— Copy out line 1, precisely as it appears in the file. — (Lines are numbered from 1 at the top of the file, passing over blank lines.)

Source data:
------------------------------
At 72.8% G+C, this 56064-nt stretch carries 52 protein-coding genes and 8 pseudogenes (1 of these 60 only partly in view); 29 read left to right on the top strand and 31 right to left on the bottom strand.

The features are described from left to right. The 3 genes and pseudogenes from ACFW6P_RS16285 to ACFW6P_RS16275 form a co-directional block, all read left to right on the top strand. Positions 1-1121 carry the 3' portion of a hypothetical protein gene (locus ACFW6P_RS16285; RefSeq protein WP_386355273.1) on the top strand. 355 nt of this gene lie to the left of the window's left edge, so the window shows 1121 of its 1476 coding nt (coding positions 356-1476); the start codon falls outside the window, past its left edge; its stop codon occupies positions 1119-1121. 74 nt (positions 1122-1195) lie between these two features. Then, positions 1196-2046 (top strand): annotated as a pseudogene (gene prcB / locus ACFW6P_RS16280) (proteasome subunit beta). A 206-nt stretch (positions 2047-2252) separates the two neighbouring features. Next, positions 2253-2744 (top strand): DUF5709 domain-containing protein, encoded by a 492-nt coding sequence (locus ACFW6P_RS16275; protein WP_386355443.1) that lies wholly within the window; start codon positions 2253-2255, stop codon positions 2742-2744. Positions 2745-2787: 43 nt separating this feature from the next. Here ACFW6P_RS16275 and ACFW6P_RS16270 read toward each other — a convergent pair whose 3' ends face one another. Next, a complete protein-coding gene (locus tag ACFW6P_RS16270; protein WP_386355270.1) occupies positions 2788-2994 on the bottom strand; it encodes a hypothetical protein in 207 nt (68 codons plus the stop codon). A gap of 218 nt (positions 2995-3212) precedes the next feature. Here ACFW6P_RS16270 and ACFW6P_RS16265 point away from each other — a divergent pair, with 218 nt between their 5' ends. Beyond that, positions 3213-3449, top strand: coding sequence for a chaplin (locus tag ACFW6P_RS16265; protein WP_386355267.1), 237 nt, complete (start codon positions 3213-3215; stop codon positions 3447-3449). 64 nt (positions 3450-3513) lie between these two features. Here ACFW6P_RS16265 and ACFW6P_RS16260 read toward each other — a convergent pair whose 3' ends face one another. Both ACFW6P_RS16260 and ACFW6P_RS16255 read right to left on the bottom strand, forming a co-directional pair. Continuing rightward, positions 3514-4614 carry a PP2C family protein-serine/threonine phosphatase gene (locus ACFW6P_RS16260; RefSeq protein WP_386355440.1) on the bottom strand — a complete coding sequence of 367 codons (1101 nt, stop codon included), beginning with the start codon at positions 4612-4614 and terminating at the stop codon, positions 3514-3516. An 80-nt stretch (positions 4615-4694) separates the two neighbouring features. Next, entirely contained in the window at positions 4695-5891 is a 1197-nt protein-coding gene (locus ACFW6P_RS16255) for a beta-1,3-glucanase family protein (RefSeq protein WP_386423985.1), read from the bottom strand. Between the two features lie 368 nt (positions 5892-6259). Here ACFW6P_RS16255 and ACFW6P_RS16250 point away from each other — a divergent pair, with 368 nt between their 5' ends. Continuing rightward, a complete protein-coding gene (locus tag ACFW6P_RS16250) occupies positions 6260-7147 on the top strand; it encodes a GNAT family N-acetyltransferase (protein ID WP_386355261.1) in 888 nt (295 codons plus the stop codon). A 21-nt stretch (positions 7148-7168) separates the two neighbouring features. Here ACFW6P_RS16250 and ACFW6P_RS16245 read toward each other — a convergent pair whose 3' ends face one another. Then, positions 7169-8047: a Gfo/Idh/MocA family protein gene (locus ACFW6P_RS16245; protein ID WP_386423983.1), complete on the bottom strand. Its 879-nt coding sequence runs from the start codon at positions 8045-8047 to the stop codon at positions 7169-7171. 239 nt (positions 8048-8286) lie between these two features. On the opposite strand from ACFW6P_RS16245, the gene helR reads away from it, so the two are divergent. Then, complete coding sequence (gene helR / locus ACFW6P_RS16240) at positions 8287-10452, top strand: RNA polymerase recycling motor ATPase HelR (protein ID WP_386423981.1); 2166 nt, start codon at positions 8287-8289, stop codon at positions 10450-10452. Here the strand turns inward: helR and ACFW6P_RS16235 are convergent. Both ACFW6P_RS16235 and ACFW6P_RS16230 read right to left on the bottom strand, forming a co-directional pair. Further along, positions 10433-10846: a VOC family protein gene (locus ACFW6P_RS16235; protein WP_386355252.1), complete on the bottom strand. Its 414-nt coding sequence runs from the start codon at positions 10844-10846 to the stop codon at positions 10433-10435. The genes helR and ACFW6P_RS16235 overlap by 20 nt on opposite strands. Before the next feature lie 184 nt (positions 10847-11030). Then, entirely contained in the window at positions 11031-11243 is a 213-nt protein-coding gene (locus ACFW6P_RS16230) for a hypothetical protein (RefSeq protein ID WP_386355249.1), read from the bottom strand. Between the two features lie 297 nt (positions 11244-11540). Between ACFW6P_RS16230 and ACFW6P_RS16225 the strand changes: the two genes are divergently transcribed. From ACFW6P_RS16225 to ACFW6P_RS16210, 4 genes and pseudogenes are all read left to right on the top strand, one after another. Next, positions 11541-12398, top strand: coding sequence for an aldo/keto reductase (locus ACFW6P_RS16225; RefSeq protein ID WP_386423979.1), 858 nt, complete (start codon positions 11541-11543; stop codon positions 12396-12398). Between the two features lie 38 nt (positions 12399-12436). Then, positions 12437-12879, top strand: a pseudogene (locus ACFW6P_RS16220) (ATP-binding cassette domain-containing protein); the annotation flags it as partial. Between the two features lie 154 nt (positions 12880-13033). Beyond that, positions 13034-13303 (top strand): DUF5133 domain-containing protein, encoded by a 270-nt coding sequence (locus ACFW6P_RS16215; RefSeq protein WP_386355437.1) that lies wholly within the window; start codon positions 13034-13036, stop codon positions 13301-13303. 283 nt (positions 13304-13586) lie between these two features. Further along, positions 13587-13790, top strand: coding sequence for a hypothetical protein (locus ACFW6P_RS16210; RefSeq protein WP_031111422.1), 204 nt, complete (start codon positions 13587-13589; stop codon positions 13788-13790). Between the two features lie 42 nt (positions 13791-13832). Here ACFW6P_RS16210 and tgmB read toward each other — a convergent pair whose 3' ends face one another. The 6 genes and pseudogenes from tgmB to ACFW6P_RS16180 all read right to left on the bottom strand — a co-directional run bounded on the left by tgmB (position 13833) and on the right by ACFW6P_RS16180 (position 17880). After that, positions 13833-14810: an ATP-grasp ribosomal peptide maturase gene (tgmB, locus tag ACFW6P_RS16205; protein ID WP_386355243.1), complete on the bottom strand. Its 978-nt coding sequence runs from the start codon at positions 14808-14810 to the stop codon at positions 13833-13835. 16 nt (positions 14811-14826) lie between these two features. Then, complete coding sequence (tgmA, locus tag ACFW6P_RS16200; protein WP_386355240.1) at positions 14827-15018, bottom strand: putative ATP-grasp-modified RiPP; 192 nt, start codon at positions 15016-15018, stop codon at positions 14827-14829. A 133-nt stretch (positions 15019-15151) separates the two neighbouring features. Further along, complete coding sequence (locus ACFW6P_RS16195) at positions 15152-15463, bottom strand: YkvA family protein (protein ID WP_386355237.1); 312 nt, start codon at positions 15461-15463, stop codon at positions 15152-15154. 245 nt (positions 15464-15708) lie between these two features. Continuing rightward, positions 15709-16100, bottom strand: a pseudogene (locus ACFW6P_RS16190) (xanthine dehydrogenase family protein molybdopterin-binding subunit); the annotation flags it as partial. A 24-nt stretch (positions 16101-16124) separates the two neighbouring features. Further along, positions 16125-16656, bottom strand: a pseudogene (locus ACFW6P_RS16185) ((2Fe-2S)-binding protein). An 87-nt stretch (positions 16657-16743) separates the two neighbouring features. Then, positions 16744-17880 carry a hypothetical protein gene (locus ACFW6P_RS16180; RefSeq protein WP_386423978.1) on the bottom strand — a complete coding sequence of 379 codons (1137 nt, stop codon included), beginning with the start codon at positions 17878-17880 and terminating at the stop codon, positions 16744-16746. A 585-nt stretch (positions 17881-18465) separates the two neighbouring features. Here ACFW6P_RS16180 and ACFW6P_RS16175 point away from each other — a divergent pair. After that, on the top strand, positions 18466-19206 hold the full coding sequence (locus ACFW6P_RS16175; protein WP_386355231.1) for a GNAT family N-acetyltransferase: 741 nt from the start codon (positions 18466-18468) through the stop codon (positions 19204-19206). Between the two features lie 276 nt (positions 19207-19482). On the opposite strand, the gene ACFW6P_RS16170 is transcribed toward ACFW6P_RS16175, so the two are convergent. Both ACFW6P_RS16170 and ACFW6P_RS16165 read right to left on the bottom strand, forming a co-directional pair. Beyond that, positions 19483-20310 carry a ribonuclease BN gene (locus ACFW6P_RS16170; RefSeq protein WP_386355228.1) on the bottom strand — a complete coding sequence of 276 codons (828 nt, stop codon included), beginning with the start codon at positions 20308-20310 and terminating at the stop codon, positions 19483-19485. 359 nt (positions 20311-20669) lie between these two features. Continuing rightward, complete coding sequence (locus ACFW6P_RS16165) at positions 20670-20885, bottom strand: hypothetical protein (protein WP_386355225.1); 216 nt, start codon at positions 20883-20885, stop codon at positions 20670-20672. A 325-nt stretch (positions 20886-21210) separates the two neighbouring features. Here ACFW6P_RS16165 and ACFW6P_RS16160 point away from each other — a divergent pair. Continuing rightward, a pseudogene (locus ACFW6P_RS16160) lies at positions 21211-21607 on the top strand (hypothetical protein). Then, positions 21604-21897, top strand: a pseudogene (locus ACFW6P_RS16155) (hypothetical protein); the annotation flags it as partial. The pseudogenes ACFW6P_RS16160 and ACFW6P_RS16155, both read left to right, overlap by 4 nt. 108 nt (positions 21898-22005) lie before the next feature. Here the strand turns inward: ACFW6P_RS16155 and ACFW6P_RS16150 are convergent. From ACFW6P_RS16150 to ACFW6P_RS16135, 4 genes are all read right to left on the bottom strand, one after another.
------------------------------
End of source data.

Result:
At 72.8% G+C, this 56064-nt stretch carries 52 protein-coding genes and 8 pseudogenes (1 of these 60 only partly in view); 29 read left to right on the top strand and 31 right to left on the bottom strand.